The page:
In a controversial dissent stemming from a libel case, a Federal Judge has admitted that the Democrat Party is controlling the press in what he described as a “shocking bias against Republicans.”
“The increased power of the press is so dangerous today because we are very close to one-party control of these institutions,” the judge declared. “Although the bias against the Republican Party—not just controversial individuals—is rather shocking today, this is not new; it is a long-term, secular trend going back at least to the ’70s….One-party control of the press and media is a threat to a viable democracy.”
The judge – who is a Reagan appointee – has observed that the ruling is a “threat to American Democracy” and called for it to be overturned.
He made the following comments:
“The increased power of the press is dangerously entrenched in today’s times since we are very close to one-party control of these institutions. A time was there when our court was about the institutional consolidation of the press leading to a ‘bland and homogenous’ marketplace of ideas. However, it has turned out that the ideological consolidation of the press (helped along by economic consolidation) is the far greater threat,” he continued.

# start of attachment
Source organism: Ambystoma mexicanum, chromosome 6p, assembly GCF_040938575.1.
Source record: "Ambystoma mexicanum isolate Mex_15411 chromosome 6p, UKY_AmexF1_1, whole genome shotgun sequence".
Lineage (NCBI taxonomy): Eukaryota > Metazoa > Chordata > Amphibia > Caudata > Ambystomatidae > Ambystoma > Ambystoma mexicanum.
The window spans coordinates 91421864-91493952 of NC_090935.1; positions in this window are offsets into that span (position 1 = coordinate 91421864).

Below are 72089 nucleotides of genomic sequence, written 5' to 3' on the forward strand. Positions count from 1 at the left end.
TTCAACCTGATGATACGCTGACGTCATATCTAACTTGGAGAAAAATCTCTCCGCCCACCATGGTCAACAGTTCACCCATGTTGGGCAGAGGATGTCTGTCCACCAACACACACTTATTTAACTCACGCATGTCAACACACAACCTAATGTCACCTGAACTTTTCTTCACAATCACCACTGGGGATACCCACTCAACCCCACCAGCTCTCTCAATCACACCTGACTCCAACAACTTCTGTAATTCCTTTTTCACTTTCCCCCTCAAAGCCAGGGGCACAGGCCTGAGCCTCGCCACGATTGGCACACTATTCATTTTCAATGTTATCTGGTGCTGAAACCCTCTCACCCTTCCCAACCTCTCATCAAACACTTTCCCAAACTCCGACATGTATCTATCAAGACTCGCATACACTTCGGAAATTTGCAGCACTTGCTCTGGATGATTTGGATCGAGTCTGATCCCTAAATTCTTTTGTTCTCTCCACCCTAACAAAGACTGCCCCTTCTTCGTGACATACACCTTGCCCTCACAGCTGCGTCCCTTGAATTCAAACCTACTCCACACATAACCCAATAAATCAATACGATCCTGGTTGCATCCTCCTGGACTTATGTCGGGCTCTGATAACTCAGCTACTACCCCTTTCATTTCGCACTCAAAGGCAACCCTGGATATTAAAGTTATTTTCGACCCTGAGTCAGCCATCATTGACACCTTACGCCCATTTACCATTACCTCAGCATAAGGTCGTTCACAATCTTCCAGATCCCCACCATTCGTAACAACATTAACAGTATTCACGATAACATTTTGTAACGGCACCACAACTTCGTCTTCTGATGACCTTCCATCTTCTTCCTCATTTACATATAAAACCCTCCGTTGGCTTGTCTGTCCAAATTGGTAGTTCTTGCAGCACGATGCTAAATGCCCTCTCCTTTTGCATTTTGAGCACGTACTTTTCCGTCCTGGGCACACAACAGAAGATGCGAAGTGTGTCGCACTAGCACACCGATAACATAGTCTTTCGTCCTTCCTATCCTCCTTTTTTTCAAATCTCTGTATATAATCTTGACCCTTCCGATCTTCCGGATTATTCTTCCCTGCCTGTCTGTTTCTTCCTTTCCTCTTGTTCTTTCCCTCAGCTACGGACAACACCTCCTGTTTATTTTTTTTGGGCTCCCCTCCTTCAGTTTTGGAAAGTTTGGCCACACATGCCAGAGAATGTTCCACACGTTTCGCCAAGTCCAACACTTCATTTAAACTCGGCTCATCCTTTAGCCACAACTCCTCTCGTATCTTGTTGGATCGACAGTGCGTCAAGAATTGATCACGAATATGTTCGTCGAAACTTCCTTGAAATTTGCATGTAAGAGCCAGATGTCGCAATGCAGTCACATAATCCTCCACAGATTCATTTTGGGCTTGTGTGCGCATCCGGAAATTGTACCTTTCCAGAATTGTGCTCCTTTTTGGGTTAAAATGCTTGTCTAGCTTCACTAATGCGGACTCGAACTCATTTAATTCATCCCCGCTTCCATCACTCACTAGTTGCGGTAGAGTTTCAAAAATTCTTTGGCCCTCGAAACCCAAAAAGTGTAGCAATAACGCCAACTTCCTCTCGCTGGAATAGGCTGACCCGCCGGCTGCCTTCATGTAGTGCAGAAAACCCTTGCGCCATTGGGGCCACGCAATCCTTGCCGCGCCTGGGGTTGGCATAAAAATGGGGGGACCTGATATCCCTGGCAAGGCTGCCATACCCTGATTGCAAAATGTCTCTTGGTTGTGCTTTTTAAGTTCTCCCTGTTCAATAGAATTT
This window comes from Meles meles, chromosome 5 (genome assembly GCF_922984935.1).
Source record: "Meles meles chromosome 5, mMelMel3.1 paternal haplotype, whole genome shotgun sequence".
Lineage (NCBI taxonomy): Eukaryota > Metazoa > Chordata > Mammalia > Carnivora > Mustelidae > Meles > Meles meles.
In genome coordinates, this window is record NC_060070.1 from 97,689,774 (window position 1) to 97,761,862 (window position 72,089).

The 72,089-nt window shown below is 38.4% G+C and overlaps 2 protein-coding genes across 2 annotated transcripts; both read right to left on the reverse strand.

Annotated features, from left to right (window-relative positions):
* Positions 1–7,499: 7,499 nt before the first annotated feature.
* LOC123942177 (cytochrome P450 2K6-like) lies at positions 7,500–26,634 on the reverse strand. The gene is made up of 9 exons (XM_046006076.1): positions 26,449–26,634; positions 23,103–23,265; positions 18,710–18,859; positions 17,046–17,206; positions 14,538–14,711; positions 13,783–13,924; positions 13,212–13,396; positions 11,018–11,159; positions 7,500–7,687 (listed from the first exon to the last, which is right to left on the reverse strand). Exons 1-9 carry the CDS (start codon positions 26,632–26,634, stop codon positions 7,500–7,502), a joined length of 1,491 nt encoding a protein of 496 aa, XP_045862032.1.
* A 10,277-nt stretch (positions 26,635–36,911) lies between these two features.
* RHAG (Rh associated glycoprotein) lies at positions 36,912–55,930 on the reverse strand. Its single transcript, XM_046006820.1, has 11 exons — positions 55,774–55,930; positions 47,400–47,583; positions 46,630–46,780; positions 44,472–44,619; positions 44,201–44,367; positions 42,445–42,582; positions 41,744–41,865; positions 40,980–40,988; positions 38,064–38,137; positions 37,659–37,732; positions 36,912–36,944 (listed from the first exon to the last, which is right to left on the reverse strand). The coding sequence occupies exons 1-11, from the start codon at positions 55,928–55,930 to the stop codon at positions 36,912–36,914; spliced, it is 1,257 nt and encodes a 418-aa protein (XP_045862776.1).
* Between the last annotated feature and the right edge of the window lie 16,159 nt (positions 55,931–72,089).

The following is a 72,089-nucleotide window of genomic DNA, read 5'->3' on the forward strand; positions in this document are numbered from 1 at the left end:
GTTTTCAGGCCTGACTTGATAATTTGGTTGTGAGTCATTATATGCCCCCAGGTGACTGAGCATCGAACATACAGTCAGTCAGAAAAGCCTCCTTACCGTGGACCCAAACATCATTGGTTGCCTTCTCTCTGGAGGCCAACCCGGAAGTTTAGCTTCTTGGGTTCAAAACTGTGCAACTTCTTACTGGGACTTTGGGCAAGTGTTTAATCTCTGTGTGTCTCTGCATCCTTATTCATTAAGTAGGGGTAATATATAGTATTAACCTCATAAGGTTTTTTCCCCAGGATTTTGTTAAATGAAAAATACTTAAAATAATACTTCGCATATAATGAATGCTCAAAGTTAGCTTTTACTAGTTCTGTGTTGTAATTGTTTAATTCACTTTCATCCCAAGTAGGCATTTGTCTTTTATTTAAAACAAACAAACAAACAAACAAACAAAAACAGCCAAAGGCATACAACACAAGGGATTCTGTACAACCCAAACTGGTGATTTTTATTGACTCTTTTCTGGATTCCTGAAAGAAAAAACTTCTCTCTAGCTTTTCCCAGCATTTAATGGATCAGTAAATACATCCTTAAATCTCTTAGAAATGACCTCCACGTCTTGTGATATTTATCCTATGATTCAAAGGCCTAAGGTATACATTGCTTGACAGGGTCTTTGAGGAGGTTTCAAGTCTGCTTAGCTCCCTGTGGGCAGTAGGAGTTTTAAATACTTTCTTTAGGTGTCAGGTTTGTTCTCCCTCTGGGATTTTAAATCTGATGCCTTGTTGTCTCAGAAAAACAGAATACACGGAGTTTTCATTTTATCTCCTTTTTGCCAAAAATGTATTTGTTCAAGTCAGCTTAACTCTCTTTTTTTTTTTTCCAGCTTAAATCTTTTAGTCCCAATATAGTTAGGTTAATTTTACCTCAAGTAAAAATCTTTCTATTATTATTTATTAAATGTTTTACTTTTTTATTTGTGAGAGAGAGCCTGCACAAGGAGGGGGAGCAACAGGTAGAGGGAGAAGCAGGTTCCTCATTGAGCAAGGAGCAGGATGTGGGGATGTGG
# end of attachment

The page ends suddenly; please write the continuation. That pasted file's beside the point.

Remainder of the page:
Silberman slammed the New York Times and the Washington Post as “virtually Democratic Party broadsheets.” He added: “Nearly all television — network and cable — is a Democratic Party trumpet. Even the government-supported National Public Radio follows along.”
Silberman also specifically decried Twitter’s decision prior to last fall’s election to ban links to a New York Post story relaying allegations about the contents of a computer that once belonged to Hunter Biden, the son of President Joe Biden. The judge cited that as an example of how Silicon Valley “filters news delivery in ways favorable to the Democratic Party.”
The judge also took sides in the ongoing public debate about the duties of social media companies, arguing that they are morally obligated to allow free expression and a diversity of views. Arguments that the platforms are private businesses and not legally obliged to follow First Amendment standards may be right, the judge said, but don’t absolve social media outlets from engaging in what he termed “censorship.”
“Repression of political speech by large institutions with market power…is—I say this advisedly—fundamentally un-American,” Silberman wrote. “As one who lived through the McCarthy era, it is hard to fathom how honorable men and women can support such actions.”